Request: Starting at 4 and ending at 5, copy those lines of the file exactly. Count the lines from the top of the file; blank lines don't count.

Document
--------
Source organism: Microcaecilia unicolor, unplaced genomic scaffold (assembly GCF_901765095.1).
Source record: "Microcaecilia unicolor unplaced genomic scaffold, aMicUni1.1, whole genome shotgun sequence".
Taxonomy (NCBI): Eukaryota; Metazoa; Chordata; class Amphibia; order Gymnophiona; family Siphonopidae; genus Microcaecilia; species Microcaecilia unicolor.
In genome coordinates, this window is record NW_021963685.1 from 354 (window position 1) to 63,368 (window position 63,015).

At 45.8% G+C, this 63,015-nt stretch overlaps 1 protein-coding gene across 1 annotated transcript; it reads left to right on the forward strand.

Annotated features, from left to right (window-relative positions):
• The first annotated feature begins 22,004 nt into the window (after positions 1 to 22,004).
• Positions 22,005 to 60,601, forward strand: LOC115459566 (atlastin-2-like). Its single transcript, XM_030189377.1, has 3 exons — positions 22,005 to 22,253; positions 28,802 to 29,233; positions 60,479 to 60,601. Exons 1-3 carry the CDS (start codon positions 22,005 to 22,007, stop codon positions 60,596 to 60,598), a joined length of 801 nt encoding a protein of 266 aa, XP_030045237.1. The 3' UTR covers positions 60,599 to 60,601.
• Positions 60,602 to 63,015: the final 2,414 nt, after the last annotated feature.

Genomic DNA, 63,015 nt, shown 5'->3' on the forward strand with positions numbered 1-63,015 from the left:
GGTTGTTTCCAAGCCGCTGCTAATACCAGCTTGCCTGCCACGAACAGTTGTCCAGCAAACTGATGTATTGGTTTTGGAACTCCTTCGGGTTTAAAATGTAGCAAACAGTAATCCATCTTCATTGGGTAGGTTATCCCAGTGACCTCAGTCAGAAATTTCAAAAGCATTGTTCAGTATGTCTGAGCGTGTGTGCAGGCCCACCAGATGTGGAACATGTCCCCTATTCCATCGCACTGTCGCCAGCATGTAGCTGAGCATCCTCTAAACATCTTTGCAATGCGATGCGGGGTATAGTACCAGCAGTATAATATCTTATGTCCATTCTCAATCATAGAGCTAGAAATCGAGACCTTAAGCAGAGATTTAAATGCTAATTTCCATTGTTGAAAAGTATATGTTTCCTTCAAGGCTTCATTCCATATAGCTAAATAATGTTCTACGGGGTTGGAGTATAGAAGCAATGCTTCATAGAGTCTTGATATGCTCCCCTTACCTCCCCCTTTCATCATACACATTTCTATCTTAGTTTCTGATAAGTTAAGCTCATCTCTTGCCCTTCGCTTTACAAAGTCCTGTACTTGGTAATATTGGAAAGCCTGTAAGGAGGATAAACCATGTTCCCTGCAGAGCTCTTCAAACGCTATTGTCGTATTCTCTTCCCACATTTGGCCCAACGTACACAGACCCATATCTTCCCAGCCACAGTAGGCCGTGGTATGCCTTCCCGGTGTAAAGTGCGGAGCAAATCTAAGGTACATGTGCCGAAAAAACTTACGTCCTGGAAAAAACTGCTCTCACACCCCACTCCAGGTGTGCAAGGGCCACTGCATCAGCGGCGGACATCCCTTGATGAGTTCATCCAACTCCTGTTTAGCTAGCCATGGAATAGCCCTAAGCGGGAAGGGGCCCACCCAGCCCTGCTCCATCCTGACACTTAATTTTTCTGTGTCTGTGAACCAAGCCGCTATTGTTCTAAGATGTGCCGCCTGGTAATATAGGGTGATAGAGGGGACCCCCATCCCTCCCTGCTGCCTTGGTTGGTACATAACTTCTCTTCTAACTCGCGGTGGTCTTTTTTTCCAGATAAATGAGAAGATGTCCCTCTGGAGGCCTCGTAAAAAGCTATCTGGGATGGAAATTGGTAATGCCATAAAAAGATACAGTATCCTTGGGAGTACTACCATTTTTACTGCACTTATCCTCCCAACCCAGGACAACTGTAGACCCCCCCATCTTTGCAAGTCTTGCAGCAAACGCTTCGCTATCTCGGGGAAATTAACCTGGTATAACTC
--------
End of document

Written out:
In genome coordinates, this window is record NW_021963685.1 from 354 (window position 1) to 63,368 (window position 63,015).

At 45.8% G+C, this 63,015-nt stretch overlaps 1 protein-coding gene across 1 annotated transcript; it reads left to right on the forward strand.